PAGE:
First, I’d like to second Recent PhD’s advice that potential academic leavers choose a specific point at which you are going to quit – or at least a point at which you will begin sending out resumes with the understanding that you will leave academia outright as soon as you are offered an outside job – even if it’s the middle of a semester. If you don’t do this, it will be far too easy to just continue postponing the decision over and over again until you’re just lingering in grad school or as an adjunct, afraid to actually cut the cord. And while I don’t think it’s ever too late to leave academia, you certainly don’t want to keep postponing the decision endlessly. So as I’ve hinted at before, I think recent PhD’s advice to sit down and make a decision about a concrete point at which you will officially be done with academia is critical for anyone considering quitting.
This advice works for grad students and full faculty as well as adjuncts, by the way. Come up with your own end point, not the ones academia assigns to us. If you’re utterly miserable and sure you want to do something else, there’s no sense in hanging around until you get tenure or until you finish the dissertation. If you’re leaving, the academic milestones shouldn’t matter for you anymore. Make a plan for leaving based on your own personal goals and preferences, and stick to it.
Recent PhD rightly emphasizes that people transitioning outside of academia need to market themselves as career changers, not as students looking for a first job after graduation. This is tremendously important. I’d like to double down on this point in particular:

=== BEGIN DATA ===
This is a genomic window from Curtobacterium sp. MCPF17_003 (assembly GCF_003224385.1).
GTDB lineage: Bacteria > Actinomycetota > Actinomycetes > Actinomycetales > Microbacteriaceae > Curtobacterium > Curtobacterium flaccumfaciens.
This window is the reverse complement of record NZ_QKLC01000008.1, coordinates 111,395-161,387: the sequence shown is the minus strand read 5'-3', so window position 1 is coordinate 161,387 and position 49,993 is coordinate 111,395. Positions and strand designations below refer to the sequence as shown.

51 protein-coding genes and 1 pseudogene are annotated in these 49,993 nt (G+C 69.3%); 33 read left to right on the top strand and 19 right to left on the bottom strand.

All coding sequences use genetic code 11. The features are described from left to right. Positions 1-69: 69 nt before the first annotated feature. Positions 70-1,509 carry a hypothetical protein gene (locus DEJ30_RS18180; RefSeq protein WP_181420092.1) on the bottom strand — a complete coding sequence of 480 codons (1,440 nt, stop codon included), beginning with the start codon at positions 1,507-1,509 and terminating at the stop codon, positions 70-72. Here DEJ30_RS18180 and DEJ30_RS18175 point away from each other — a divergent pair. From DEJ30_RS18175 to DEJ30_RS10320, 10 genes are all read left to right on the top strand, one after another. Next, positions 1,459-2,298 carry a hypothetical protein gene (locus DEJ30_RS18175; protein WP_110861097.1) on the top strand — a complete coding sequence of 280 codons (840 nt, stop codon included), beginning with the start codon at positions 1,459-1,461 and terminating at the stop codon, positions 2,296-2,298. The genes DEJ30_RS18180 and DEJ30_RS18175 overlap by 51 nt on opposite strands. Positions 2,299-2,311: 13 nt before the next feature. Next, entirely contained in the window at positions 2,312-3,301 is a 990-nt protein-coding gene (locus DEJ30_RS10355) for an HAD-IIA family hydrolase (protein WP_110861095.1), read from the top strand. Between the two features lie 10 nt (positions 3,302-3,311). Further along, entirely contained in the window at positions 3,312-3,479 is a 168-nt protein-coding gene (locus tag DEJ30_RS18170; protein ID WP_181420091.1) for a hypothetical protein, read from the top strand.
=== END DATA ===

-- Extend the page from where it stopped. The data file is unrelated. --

“…you spent 10 years as an educator (a teacher, NOT a student – yes, you were in graduate school, but that was a matter of professional development.) … [you are] looking for new ways to use the talents you’ve aquired through your experience in the education industry.”
This is such a critical point, which I think a lot of potential academic leavers (especially those coming straight out of grad school) miss entirely. They think “what kind of job can I possibly get? I’ve been a student for X years. I’ve got no experience and any employer is going to laugh me out of the park for being a ‘student’ for this long.”
Screw that. Even if academia tries at every turn to emphasize how you’re “just” a student? You know better. After you finish coursework, you aren’t a student in any way that a nonacademic person would view it. You are working in education for a salary … even if that salary is just a graduate student stipend or adjunct per-class salary.
Do you feel weird about this? Don’t. It’s only within the system of academia that you’re still considered a “student in training.” To the outside world, designing and teaching a semester-long college course on your own is clearly work experience. It doesn’t matter if you’re doing it with a Ph.D. or a permanent contract or not. You were *working* as a teacher.
Similarly, in what world is that research project you designed and completed independently, won grant funding for, and got published in a professional journal a “school project” … while the same project completed by a faculty member is “work?” Bullcrap. Designing and carrying out a research project to publication is doing *work* in research, regardless of how many letters follow the author’s name.
It doesn’t matter how academia views you – the hierarchies that exist in academia are invisible to most of the outside world. To the outside world, you’ve been working as a college instructor and as a researcher. You’ve been earning a salary (no matter how small) while providing important services to the university and gaining professional development. This is work experience. Don’t bury it under “educational background” on your resume, and don’t hesitate in presenting yourself as a “career changer” in cover letters. That’s what you are.
Don’t get caught up in how academia views you. The outside world will view you differently.
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